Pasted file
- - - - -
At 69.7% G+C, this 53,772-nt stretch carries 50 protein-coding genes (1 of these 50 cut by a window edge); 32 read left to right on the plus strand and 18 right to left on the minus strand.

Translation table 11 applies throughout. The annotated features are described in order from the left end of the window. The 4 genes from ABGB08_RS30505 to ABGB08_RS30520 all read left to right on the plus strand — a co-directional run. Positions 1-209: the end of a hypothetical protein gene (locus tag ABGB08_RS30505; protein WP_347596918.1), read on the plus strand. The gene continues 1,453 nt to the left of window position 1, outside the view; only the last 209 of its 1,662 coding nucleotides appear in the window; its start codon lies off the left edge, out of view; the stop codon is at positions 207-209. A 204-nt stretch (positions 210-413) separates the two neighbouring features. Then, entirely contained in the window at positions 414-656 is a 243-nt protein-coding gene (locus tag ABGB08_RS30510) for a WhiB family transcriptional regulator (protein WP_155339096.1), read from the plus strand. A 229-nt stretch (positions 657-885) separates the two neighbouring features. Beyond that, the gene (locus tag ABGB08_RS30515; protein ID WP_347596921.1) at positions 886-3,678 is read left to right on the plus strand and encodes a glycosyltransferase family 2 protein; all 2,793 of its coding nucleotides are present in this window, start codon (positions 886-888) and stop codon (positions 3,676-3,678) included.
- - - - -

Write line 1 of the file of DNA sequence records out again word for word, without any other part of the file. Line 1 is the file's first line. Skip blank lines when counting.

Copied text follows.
At 69.7% G+C, this 53,772-nt stretch carries 50 protein-coding genes (1 of these 50 cut by a window edge); 32 read left to right on the plus strand and 18 right to left on the minus strand.